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A Look At The United Kingdom's Race For Prime Minister

Jul 11, 2019
Originally published on July 11, 2019 7:52 pm
Copyright 2019 NPR. To see more, visit https://www.npr.org.

ARI SHAPIRO, HOST:

Two men are competing to be the next prime minister of the United Kingdom. The front-runner has been in the spotlight a lot over the last decade. Boris Johnson was mayor of London, foreign secretary and member of Parliament. He is known for being brash, theatrical and over-the-top. In a recent debate, he was asked what he admires about his opponent.

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BORIS JOHNSON: I greatly admire his ability to change his mind.

SHAPIRO: That opponent is Jeremy Hunt. He is viewed as an underdog in this race. And to tell us more about him, British radio host and political commentator Iain Dale joins us now from London.

Welcome.

IAIN DALE: Hi.

SHAPIRO: Well, I described Boris Johnson as being brash, theatrical and over the top. If you were to choose three comparable terms to describe Jeremy Hunt, what would you say?

DALE: Steady, competent - I can't think of a third one.

SHAPIRO: Well, those both sound like relatively good things, and yet he is struggling in this campaign. Why do you think that is?

DALE: Well, it's a bit like Ronald Reagan versus Walter Mondale in 1984. You do have this guy with a massive character, maybe not known for his grasp of the detail but able to build a team to do the detailed work for him.

SHAPIRO: That would be Boris Johnson.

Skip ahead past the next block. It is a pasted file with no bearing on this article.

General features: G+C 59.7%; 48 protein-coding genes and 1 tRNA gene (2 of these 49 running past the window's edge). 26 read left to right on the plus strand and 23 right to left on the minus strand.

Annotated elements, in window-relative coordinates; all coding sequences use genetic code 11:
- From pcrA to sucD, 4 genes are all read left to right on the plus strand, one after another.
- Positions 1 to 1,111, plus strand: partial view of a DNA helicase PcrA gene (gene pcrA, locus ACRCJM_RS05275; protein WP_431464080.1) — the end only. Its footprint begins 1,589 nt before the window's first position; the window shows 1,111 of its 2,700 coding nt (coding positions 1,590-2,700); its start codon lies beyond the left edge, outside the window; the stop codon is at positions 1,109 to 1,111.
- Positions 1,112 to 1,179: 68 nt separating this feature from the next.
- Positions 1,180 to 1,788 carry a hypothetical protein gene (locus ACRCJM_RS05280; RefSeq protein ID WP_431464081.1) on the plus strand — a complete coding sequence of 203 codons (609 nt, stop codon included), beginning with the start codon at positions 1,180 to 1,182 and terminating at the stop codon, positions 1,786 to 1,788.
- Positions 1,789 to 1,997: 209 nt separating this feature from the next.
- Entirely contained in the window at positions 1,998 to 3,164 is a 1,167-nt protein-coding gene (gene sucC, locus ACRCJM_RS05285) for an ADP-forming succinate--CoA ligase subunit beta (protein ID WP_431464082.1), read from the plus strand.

DALE: That would be Boris Johnson or Ronald Reagan. And then on the other side, you've got this rather interesting character who was a very successful businessman. He's seen as a nice guy but seen by some as - not dull exactly but obviously not as charismatic as Boris Johnson.

So he has risen up the ranks in the Conservative Party. He was health secretary for six years before he was promoted to be foreign secretary. So it is a competition of contrast, really. You've got the charismatic candidate versus the competent candidate.

SHAPIRO: The main issue in this race is Brexit. How much daylight is there between the two men on how they would handle the U.K.'s departure from the European Union?

DALE: In actual fact, there isn't a massive gap between them. Boris Johnson wants to impose a hard deadline of October 31. We have to be out by then, otherwise, he says, nobody will trust the Conservative Party again because it has taken over three years to extricate Britain from the European Union.

SHAPIRO: And that's whether or not there is a deal - leave on October 31 whether or not.

DALE: Yeah, absolutely. Absolutely. Now, Jeremy Hunt initially was ridiculing Boris Johnson from that. But he's kind of come around to that in a slightly different way. He says if there is no prospect of a deal with the European Union by the 30 of September, then he will take us out with no deal on the 31 of October.